E C C L E S I A S T E S
In this chapter we have, I. The inscription, or
title of the book, ver. 1.
II. The general doctrine of the vanity of the creature laid down
(ver. 2) and explained,
ver. 3. III. The proof of
this doctrine, taken, 1. From the shortness of human life and the
multitude of births and burials in this life, ver. 4. 2. From the inconstant nature, and
constant revolutions, of all the creatures, and the perpetual flux
and reflux they are in, the sun, wind, and water, ver. 5-7. 3. From the abundant toil
man has about them and the little satisfaction he has in them,
ver. 8. 4. From the return of
the same things again, which shows the end of all perfection, and
that the stock is exhausted, ver. 9,
10. 5. From the oblivion to which all things are
condemned, ver. 11. IV. The
first instance of the vanity of man's knowledge, and all the parts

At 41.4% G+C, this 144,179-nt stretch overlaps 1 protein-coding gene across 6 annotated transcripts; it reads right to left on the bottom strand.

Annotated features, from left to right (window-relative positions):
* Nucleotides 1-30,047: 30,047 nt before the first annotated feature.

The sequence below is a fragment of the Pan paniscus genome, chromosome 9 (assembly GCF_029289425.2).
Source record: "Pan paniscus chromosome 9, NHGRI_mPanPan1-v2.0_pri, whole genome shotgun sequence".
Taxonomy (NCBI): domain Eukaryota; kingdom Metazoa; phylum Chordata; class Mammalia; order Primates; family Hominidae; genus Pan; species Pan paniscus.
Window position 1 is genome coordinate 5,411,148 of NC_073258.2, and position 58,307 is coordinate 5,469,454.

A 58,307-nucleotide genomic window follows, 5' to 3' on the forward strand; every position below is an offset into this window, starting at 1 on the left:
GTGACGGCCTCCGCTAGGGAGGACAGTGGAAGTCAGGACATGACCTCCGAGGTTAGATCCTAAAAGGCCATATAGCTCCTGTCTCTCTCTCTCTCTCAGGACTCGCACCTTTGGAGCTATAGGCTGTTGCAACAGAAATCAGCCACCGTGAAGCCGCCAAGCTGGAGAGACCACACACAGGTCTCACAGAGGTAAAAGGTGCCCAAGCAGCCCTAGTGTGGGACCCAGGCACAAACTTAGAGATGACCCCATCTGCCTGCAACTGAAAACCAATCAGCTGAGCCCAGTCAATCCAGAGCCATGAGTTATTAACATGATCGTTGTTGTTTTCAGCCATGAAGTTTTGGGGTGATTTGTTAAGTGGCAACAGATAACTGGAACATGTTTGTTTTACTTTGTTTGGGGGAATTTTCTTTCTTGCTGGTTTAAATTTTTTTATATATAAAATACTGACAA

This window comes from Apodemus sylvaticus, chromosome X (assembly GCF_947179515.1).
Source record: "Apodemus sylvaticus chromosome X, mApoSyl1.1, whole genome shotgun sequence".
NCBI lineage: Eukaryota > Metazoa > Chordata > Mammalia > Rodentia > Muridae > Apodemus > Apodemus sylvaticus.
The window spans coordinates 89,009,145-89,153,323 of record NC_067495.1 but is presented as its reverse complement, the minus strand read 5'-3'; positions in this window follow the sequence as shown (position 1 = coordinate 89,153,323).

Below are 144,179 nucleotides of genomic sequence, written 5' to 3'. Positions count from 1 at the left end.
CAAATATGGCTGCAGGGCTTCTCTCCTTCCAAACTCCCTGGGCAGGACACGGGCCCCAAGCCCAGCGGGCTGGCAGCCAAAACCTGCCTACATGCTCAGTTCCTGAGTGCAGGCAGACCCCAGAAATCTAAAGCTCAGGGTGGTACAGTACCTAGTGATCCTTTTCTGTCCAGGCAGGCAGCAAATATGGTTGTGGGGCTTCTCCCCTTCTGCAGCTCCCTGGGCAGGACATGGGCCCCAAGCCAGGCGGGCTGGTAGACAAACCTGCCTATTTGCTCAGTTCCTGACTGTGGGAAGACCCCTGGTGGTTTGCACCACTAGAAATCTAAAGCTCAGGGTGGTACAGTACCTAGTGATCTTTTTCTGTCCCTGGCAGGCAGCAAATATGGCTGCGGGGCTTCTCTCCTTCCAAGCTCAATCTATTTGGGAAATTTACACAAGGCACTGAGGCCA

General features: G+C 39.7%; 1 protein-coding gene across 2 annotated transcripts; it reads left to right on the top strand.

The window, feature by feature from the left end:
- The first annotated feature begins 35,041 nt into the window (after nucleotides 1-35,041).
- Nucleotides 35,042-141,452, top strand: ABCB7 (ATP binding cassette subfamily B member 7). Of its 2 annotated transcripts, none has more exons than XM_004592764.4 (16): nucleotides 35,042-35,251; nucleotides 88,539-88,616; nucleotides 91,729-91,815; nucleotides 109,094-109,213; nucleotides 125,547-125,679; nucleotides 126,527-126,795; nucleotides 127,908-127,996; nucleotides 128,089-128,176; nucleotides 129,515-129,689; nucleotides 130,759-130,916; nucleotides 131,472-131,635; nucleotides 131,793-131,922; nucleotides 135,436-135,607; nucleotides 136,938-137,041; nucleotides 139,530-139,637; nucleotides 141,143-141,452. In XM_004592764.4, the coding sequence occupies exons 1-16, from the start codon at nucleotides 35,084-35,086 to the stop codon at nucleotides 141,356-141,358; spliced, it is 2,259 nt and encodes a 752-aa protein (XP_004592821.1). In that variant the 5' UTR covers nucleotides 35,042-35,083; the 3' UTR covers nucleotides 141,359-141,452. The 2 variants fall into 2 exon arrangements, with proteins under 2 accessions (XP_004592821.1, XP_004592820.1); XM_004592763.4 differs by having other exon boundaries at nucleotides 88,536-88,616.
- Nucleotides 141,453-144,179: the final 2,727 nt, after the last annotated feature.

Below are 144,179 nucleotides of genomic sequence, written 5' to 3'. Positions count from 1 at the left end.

of learning, especially natural philosophy and politics. Observe,
1. The trial Solomon made of these, ver. 12, 13, 16, 17. 2. His judgment
of them, that all is vanity, ver.
14. For, (1.) There is labour in getting knowledge,
ver. 13. (2.) There is
little good to be done with it, ver.
15. (3.) There is no satisfaction in it, ver. 18. And, if this is vanity and
vexation, all other things in this world, being much inferior to it
in dignity and worth, must needs be so too. A great scholar cannot
be happy unless he be a true saint.